Is the HPV vaccine safe for young people with lupus?
The vaccine against human papilloma virus (HPV) is safe for girls and boys with lupus, because the virus it contains has been inactivated in a lab and therefore cannot cause infection. This is true even among people with lupus whose immune systems may be weakened.
If a girl’s lupus is very active or if she is on immunosuppressive therapy such as corticosteroids, the body may not produce a vigorous enough immune response to HPV vaccine injections. This could make the vaccine less effective, though no less safe. For that reason, it is best whenever possible to give the HPV vaccine while a person with lupus is taking low doses of corticosteroids.
Females with lupus, and others who are immunosuppressed, have a harder time getting rid of HPV, the most common sexually transmitted disease and the primary cause of cervical cancer. This increases their risk of abnormal Pap smears, and eventually, their risk of developing cervical cancer. However a research study has found that the HPV vaccine is safe and effective for most people with autoimmune diseases.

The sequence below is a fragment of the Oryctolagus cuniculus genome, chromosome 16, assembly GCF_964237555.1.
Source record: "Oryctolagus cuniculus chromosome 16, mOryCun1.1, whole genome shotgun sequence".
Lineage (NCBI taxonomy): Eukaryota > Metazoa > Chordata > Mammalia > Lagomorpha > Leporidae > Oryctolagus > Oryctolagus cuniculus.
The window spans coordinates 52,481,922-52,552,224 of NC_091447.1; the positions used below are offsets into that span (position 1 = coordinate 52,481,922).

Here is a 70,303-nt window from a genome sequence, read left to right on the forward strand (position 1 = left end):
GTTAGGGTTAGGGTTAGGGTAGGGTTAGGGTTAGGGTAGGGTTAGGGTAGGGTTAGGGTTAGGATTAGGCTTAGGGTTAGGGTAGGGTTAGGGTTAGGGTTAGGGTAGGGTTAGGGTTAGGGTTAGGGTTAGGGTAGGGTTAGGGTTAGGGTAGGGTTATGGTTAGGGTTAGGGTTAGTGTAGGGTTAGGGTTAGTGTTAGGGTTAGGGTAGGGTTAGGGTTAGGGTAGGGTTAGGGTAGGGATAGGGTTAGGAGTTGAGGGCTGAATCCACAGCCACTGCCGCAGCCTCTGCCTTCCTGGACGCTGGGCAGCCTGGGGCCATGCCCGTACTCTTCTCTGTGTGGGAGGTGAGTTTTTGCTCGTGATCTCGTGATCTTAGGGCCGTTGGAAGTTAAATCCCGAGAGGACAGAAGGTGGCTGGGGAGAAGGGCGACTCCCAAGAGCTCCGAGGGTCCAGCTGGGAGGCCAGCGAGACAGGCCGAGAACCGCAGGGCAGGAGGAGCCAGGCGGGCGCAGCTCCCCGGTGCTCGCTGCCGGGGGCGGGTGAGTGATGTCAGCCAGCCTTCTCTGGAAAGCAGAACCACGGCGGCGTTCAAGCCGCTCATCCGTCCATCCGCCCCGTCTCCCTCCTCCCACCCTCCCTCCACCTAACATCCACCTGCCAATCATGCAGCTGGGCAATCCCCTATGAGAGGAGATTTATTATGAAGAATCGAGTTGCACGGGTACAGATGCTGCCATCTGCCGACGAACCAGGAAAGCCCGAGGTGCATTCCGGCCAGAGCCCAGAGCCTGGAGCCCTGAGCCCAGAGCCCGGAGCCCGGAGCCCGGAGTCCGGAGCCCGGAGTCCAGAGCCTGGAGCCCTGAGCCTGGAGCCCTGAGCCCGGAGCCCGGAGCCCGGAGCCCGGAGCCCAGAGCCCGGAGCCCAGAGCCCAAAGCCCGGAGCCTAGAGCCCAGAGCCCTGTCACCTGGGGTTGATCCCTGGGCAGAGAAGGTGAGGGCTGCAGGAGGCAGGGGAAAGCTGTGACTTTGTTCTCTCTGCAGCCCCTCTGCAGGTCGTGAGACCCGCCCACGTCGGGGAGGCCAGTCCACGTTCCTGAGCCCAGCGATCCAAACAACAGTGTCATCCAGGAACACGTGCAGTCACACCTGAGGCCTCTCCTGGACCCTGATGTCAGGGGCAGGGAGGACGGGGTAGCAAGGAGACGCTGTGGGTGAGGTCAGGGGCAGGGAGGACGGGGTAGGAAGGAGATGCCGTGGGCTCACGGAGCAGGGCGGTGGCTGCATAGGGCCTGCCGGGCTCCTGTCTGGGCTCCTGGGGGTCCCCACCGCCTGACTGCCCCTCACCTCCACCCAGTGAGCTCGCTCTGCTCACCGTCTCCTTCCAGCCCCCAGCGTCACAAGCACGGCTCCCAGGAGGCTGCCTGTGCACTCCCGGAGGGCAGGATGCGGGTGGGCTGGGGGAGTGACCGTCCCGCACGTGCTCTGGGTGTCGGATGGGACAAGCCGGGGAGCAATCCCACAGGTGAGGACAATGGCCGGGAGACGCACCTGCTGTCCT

HPV vaccine has been recommended for boys as well as girls Although male cancers related to HPV infection are less common than female cancers, the vaccine protects against four kinds of HPV that can still help prevent genital and oral cancer in males. Also, because males who may not know they have HPV can pass the disease on to future sexual partners, vaccinating males helps improve cancer prevention in others.
The U.S Food and Drug Administration approved the HPV vaccine Gardasil® in 2006 for girls and women ages 9-26 and for boys and men in the same age range. The age of 11 or 12 has been recommended for giving the HPV vaccine because it is usually before a young person becomes sexually active. The body’s immune system can more effectively fight off exposure to HPV if the vaccine has been given before any exposure to the virus which is transmitted through sexual contact.